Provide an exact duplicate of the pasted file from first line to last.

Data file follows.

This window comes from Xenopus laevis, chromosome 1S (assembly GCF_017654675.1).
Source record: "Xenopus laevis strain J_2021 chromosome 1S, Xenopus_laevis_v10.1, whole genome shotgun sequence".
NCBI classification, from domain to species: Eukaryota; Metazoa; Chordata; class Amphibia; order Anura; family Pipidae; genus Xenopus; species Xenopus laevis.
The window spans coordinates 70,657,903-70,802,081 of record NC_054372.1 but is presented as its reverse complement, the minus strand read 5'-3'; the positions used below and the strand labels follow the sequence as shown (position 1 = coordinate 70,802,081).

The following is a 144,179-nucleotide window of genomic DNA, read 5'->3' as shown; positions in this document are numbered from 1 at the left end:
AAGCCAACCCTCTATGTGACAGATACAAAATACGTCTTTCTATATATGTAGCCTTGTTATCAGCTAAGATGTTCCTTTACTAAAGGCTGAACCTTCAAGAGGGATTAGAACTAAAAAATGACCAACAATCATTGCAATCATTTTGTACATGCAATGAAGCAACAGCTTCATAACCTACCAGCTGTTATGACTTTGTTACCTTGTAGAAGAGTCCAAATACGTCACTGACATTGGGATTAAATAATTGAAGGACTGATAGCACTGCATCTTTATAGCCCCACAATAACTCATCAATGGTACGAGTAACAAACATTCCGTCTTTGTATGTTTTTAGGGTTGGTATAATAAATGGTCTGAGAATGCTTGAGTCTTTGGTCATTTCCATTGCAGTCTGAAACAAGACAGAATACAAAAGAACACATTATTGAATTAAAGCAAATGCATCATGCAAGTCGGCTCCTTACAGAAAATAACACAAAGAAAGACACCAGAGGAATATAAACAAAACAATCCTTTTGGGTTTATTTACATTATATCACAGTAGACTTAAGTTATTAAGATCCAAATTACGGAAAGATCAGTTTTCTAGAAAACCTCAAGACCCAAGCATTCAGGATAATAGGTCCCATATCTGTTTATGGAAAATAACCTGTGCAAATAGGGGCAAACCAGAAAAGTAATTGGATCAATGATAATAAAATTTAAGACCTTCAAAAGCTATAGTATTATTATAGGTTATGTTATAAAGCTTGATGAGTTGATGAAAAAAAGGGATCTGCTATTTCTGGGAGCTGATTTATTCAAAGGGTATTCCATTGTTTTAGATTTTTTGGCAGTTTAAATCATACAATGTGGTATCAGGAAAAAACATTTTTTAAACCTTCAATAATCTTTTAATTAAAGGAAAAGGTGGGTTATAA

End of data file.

This window comes from Xenopus laevis, chromosome 1S (assembly GCF_017654675.1).
Source record: "Xenopus laevis strain J_2021 chromosome 1S, Xenopus_laevis_v10.1, whole genome shotgun sequence".
NCBI classification, from domain to species: Eukaryota; Metazoa; Chordata; class Amphibia; order Anura; family Pipidae; genus Xenopus; species Xenopus laevis.
The window spans coordinates 70,657,903-70,802,081 of record NC_054372.1 but is presented as its reverse complement, the minus strand read 5'-3'; the positions used below and the strand labels follow the sequence as shown (position 1 = coordinate 70,802,081).

The following is a 144,179-nucleotide window of genomic DNA, read 5'->3' as shown; positions in this document are numbered from 1 at the left end:
AAGCCAACCCTCTATGTGACAGATACAAAATACGTCTTTCTATATATGTAGCCTTGTTATCAGCTAAGATGTTCCTTTACTAAAGGCTGAACCTTCAAGAGGGATTAGAACTAAAAAATGACCAACAATCATTGCAATCATTTTGTACATGCAATGAAGCAACAGCTTCATAACCTACCAGCTGTTATGACTTTGTTACCTTGTAGAAGAGTCCAAATACGTCACTGACATTGGGATTAAATAATTGAAGGACTGATAGCACTGCATCTTTATAGCCCCACAATAACTCATCAATGGTACGAGTAACAAACATTCCGTCTTTGTATGTTTTTAGGGTTGGTATAATAAATGGTCTGAGAATGCTTGAGTCTTTGGTCATTTCCATTGCAGTCTGAAACAAGACAGAATACAAAAGAACACATTATTGAATTAAAGCAAATGCATCATGCAAGTCGGCTCCTTACAGAAAATAACACAAAGAAAGACACCAGAGGAATATAAACAAAACAATCCTTTTGGGTTTATTTACATTATATCACAGTAGACTTAAGTTATTAAGATCCAAATTACGGAAAGATCAGTTTTCTAGAAAACCTCAAGACCCAAGCATTCAGGATAATAGGTCCCATATCTGTTTATGGAAAATAACCTGTGCAAATAGGGGCAAACCAGAAAAGTAATTGGATCAATGATAATAAAATTTAAGACCTTCAAAAGCTATAGTATTATTATAGGTTATGTTATAAAGCTTGATGAGTTGATGAAAAAAAGGGATCTGCTATTTCTGGGAGCTGATTTATTCAAAGGGTATTCCATTGTTTTAGATTTTTTGGCAGTTTAAATCATACAATGTGGTATCAGGAAAAAACATTTTTTAAACCTTCAATAATCTTTTAATTAAAGGAAAAGGTGGGTTATAA